LIMA — A resolution aimed to extend the deadline for submitting changes to the stormwater utility rate will have to go before Lima City Council a second time after receiving a 4-4 vote at Monday’s council meeting.
Opinions were divided on an ordinance that would change the deadline for city administration to inform the council of changes to the rate from July 31 to Sept. 30. The source of the contention, however, was not the deadline change, but rather the fact this change would allow for a utility rate increase of 24 cents per effective runoff unit per month, bringing the rate to the maximum permitted rate of $5.27 per ERU per month, the first increase in six years. One ERU would encompass one residential parcel, while larger businesses with bigger roofs and greater hard surface area would be assessed more units, because those conditions would produce more runoff. This rate increase would apply only to parcels inside city limits.
“All of the funds, from the commercial as well as the residential, go into a fund that we utilize to ensure that the water leaving our city complies with [U.S. Environmental Protection Agency] regulations,” Public Works Director Howard Elstro said. “We are also making great strides in capital improvements to reduce flooding in the community, which benefits not only residential owners, but commercial ones, as well.”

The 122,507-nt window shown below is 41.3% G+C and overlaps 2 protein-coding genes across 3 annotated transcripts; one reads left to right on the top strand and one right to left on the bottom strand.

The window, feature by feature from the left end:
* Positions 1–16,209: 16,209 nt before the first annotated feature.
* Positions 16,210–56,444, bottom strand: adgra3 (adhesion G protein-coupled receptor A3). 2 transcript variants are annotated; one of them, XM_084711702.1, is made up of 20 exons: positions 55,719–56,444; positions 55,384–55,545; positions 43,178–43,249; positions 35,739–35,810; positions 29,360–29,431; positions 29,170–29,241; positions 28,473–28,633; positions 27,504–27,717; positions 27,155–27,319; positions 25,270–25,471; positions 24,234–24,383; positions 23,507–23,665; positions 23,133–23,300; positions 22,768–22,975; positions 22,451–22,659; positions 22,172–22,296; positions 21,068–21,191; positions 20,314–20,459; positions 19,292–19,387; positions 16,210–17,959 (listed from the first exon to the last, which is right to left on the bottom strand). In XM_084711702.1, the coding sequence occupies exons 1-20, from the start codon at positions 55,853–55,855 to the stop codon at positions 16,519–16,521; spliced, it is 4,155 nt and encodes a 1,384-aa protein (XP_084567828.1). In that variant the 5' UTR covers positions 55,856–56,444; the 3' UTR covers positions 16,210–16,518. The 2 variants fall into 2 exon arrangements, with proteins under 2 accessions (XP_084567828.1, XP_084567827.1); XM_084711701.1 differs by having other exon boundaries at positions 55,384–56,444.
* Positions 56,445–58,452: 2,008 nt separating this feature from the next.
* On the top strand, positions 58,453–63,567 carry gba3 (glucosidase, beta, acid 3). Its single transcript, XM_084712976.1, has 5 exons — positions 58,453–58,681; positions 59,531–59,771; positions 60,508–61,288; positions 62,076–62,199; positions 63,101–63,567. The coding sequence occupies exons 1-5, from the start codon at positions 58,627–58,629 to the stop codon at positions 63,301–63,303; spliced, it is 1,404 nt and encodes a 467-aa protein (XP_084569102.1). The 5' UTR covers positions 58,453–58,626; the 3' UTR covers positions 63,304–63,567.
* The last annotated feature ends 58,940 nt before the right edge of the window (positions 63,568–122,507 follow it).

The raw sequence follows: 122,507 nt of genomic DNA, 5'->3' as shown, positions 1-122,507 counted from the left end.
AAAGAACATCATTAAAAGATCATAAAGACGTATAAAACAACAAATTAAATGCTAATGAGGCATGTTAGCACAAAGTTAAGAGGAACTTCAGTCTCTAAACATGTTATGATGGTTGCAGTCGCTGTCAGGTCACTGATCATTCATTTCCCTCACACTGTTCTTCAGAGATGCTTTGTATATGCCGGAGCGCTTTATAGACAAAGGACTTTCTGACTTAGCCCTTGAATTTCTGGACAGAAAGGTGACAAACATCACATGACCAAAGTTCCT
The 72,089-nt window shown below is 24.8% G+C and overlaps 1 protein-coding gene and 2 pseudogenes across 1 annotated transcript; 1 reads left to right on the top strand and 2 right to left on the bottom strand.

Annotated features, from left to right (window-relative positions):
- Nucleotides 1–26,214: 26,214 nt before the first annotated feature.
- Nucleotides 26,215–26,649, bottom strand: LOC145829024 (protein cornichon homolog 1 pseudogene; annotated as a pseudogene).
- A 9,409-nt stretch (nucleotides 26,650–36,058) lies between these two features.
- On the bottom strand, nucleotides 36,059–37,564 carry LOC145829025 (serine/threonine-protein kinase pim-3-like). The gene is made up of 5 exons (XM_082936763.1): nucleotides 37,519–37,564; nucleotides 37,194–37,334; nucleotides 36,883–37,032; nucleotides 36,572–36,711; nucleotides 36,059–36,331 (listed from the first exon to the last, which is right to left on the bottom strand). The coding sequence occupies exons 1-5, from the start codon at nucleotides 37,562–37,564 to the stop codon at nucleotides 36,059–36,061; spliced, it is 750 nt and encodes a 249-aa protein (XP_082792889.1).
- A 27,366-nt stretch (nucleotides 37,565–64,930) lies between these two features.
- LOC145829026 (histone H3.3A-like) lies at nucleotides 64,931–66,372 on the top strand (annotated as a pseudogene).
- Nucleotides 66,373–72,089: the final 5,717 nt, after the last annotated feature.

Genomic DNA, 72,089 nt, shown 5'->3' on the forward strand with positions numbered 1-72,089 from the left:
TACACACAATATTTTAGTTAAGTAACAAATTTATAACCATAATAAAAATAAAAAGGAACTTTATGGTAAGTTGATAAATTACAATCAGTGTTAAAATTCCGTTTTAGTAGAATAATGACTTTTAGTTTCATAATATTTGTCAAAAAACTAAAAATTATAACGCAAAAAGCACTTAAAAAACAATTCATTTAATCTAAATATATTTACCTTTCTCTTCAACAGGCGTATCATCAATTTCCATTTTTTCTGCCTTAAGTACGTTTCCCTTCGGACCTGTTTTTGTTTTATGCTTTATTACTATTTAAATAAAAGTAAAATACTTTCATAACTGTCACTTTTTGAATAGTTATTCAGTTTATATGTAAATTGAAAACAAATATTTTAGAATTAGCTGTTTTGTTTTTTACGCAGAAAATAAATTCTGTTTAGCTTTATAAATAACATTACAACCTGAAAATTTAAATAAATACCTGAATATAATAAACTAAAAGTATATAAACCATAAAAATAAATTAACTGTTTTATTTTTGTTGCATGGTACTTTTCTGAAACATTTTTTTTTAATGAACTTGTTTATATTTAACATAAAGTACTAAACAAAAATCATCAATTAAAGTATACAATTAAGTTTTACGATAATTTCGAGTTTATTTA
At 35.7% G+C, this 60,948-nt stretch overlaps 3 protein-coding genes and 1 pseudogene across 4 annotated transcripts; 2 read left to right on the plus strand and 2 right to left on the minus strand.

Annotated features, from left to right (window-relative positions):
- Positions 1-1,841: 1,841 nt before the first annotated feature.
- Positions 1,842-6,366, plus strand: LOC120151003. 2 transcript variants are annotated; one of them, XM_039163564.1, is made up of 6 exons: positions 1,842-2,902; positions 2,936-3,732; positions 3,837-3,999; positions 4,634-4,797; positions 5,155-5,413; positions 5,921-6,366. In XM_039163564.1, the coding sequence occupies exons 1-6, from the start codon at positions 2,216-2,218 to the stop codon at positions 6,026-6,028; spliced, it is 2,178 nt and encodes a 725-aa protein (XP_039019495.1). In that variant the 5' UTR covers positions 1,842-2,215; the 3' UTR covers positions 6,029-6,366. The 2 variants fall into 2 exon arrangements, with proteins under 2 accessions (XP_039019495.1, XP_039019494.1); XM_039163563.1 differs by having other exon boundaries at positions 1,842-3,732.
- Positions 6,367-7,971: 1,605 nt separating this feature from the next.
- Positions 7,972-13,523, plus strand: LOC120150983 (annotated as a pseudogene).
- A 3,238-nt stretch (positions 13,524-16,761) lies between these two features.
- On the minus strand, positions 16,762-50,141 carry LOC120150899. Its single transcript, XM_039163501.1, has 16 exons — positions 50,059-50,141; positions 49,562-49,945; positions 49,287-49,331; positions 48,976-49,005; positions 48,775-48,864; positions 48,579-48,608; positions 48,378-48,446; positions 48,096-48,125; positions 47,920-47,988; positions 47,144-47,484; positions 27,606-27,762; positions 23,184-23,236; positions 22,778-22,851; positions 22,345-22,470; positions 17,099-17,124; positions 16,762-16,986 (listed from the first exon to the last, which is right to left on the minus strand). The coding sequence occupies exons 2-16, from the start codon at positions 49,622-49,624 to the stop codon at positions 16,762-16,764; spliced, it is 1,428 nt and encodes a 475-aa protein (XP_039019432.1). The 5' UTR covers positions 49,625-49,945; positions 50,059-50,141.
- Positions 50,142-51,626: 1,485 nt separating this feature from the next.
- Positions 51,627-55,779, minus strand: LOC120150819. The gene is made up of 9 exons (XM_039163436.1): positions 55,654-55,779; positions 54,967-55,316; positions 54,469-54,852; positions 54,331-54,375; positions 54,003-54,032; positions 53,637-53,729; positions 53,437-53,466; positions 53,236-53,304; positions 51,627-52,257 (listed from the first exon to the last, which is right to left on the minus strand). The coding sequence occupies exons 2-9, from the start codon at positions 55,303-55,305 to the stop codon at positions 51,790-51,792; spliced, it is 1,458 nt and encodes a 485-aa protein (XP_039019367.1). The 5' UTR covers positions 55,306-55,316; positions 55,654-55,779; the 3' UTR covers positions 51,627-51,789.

Opposition was voiced by 2nd Ward Councilman Sam McLean, who was joined in voting against the resolution by 3rd Ward Councilman Jesse Lowe II, 4th Ward Councilwoman Rebecca Kreher and 6th Ward Councilman Derry Glenn.
“I have opposed this from day one,” McLean said. “The reason for that is the way it’s weighted to cost businesses more out of their pockets than the people who use our streets.”
McLean later remarked that he did not want to see additional barriers raised to potential new businesses coming into Lima, knowing they would potentially have to pay more for stormwater utilities. However, Lima Mayor David Berger said there was good reason to use the ERU measurement.
“The fee was not arrived at by throwing a dart at the wall,” he said. “It was done explicitly to be fair, so that the people with the most runoff would pay the highest fee.”
If passed, the additional fee would generate $90,000 per year for city stormwater improvement projects.
Reach Craig Kelly at 567-242-0390 or on Twitter @Lima_CKelly.